The deal that produced the 17-member Congestion Mitigation Commission mandated the MTA to "submit comments on the Mayor’s [congestion pricing] plan" by October 1, 2007. In these comments, the MTA was instructed to provide the Commission with three items:
(a) a description of the additional capital needs required for implementation;
(b) proposed utilization of any potential revenue derived from such plan for such capital needs; and
(c) the impact of such revenue upon the authority’s capital and operating budgets.
You can download a copy of the 11-page report right here. The New York Times and Sun also have provided summaries in this morning’s newspapers. The bottom line seems to be this: MTA Chief Lee Sander says that Mayor Bloomberg’s congestion pricing plan will cost the MTA hundreds of millions of dollars that currently "are not provided for."
The MTA makes five "concluding observations" in its report to the Commission:
- "In order to put in place adequate alternatives to encourage motorists to switch modes, additional transit service will need to be deployed in advance of the imposition or collection of the congestion fee." Capital commitments and net operating expenses associated with "ramping up this service" are estimated to be $283.6 million and $55.8 million respectively.
- The costs "to implement the full complement of transit services needed to successfully implement" the Mayor’s congestion pricing plan currently "are not provided for."
- Even after all of the new federal money comes in, the MTA says "the unfunded capital costs associated with enhanced transit service total $767 million." And "fully capitalizing these costs would add $56 million in additional annual operating debt service expenses" to the MTA debt mountain.
- An additional $104 million per year or so will be needed to operate and maintain service.
- It will take "considerable time for the changes in travel generated by congestion pricing to stabilize into recurring patterns."
On that last point, even though London and Stockholm experienced only a few weeks of "teething" problems with their new congestion pricing systems, the MTA expects prolonged traffic fluctuations "as motorists that elect to continue to drive will ‘bridge shop’" for the fastest and cheapest routes.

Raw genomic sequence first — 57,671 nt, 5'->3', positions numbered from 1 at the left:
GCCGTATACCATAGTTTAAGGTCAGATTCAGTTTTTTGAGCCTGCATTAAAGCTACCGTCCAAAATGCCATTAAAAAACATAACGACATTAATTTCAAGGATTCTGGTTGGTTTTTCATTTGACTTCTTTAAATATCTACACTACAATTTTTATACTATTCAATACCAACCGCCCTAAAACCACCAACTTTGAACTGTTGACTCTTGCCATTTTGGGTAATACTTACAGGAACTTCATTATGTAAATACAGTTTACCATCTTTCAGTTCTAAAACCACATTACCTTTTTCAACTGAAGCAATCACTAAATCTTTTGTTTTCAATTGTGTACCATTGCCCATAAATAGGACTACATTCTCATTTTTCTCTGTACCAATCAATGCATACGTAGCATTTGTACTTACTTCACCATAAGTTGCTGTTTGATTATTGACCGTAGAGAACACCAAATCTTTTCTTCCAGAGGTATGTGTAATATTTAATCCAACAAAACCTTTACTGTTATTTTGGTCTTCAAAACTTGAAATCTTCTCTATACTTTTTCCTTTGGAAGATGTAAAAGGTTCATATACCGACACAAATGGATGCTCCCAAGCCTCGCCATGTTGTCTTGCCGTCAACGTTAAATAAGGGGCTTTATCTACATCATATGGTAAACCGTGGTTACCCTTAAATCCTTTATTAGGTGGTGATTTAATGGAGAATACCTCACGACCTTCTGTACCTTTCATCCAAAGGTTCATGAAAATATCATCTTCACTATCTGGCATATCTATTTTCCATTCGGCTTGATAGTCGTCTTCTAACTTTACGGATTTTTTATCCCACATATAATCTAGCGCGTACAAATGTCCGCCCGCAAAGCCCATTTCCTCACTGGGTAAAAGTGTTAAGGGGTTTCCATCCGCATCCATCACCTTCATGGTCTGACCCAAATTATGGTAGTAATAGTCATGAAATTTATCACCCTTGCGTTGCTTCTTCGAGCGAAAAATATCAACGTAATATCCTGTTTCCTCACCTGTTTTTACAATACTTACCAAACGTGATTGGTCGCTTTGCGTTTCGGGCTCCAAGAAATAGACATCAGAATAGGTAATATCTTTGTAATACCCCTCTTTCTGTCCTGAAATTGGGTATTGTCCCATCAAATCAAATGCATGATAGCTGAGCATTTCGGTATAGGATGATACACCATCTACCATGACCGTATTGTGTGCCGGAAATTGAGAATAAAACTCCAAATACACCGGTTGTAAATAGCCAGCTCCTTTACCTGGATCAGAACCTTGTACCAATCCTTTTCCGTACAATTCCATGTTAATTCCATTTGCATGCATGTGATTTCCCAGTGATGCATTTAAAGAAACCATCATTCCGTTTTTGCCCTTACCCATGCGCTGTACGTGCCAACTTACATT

The MTA also implies that traffic congestion on the City’s free East River bridges may not be reduced as much as the Bloomberg Administration planners expect since the 25 percent of motorists who currently use cash to drive through the MTA’s Brooklyn Battery and Queens-Midtown Tunnel may choose to "divert to the free City crossings to avoid being charged both a toll and the congestion fee, since the City plan proposes to credit only E-ZPass customers for the toll paid to the MTA."
Needless to say, congestion pricing opponent Richard Brodsky sees the MTA report as serious fodder. The Sun reported:
"There’s no explanation of where they’re going to get that money," Assemblyman Richard Brodsky, a Democrat of Westchester, said of the unfunded costs. The congestion pricing plan "is in complete disarray. We’re at a point now where the transition from concept to plan has not been made."
The Congestion Pricing Commission’s next milestones are:
By December 31, 2007: The City or US DOT have to have committed at least $250 million or the deal is off. (The US DOT is being asked to give New York the money before the commission produces it’s implementation plan.)
By January 31, 2008: The Commission must votes on an Implementation Plan. The Implementation Plan is supposed to be the consensus document underlying all legislation. As noted above, the Plan must reduce traffic as much as the mayor’s plan.
By March 28, 2008: The City Council must vote to approve the "Implementation Plan," send a home rule message to the state legislature. A home rule message is a request from a city or town council to the state legislature asking them to vote on legislation affecting only that town or city.